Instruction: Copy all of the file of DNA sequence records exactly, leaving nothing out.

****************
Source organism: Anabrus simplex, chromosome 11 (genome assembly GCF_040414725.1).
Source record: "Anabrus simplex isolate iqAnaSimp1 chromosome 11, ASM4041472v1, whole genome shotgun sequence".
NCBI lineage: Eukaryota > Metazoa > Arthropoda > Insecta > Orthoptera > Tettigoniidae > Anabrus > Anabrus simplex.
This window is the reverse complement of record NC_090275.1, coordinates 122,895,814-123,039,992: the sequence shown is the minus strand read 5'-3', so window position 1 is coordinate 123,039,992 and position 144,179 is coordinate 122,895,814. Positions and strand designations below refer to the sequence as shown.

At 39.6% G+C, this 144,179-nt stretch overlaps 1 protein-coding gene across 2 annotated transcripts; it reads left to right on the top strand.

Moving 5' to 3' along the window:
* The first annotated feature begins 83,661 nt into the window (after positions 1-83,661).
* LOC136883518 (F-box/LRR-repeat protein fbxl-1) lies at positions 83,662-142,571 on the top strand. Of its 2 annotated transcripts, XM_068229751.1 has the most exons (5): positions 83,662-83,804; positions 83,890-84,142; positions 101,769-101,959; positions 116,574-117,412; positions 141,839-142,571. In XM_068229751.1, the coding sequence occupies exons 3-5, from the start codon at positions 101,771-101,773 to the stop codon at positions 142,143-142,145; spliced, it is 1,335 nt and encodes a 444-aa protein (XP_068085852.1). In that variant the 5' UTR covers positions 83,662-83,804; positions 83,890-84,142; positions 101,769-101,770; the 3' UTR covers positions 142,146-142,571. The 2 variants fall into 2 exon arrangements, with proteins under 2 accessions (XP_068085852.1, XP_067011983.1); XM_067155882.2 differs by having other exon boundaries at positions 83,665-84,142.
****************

Source organism: Anabrus simplex, chromosome 11 (genome assembly GCF_040414725.1).
Source record: "Anabrus simplex isolate iqAnaSimp1 chromosome 11, ASM4041472v1, whole genome shotgun sequence".
NCBI lineage: Eukaryota > Metazoa > Arthropoda > Insecta > Orthoptera > Tettigoniidae > Anabrus > Anabrus simplex.
This window is the reverse complement of record NC_090275.1, coordinates 122,895,814-123,039,992: the sequence shown is the minus strand read 5'-3', so window position 1 is coordinate 123,039,992 and position 144,179 is coordinate 122,895,814. Positions and strand designations below refer to the sequence as shown.

At 39.6% G+C, this 144,179-nt stretch overlaps 1 protein-coding gene across 2 annotated transcripts; it reads left to right on the top strand.

Moving 5' to 3' along the window:
* The first annotated feature begins 83,661 nt into the window (after positions 1-83,661).
* LOC136883518 (F-box/LRR-repeat protein fbxl-1) lies at positions 83,662-142,571 on the top strand. Of its 2 annotated transcripts, XM_068229751.1 has the most exons (5): positions 83,662-83,804; positions 83,890-84,142; positions 101,769-101,959; positions 116,574-117,412; positions 141,839-142,571. In XM_068229751.1, the coding sequence occupies exons 3-5, from the start codon at positions 101,771-101,773 to the stop codon at positions 142,143-142,145; spliced, it is 1,335 nt and encodes a 444-aa protein (XP_068085852.1). In that variant the 5' UTR covers positions 83,662-83,804; positions 83,890-84,142; positions 101,769-101,770; the 3' UTR covers positions 142,146-142,571. The 2 variants fall into 2 exon arrangements, with proteins under 2 accessions (XP_068085852.1, XP_067011983.1); XM_067155882.2 differs by having other exon boundaries at positions 83,665-84,142.